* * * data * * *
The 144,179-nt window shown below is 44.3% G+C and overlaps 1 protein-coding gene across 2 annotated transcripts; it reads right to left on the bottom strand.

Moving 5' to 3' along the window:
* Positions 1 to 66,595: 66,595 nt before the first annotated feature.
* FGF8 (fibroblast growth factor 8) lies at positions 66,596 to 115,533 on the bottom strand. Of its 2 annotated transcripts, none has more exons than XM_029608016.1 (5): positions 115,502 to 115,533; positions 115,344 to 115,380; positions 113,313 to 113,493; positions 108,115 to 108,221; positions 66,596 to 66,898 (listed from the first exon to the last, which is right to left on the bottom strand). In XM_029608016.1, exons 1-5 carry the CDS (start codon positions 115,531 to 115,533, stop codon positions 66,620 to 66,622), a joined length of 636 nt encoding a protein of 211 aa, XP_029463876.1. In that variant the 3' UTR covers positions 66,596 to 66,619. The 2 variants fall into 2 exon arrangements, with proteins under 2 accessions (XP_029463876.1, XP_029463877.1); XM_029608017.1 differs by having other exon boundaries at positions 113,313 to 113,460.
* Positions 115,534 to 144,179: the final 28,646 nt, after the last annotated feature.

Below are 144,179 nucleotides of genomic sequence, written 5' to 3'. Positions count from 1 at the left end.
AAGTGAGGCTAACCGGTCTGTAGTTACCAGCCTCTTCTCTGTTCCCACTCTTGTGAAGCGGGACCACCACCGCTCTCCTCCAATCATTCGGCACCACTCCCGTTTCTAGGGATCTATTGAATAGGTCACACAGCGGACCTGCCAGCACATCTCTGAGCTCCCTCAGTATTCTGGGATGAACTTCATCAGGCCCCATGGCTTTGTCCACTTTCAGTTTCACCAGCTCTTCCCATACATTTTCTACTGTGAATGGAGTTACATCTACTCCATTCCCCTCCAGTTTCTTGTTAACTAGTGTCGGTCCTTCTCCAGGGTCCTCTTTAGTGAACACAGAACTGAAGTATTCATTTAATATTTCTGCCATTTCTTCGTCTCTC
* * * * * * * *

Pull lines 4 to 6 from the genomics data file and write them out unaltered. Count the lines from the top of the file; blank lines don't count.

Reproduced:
* FGF8 (fibroblast growth factor 8) lies at positions 66,596 to 115,533 on the bottom strand. Of its 2 annotated transcripts, none has more exons than XM_029608016.1 (5): positions 115,502 to 115,533; positions 115,344 to 115,380; positions 113,313 to 113,493; positions 108,115 to 108,221; positions 66,596 to 66,898 (listed from the first exon to the last, which is right to left on the bottom strand). In XM_029608016.1, exons 1-5 carry the CDS (start codon positions 115,531 to 115,533, stop codon positions 66,620 to 66,622), a joined length of 636 nt encoding a protein of 211 aa, XP_029463876.1. In that variant the 3' UTR covers positions 66,596 to 66,619. The 2 variants fall into 2 exon arrangements, with proteins under 2 accessions (XP_029463876.1, XP_029463877.1); XM_029608017.1 differs by having other exon boundaries at positions 113,313 to 113,460.
* Positions 115,534 to 144,179: the final 28,646 nt, after the last annotated feature.

Below are 144,179 nucleotides of genomic sequence, written 5' to 3'. Positions count from 1 at the left end.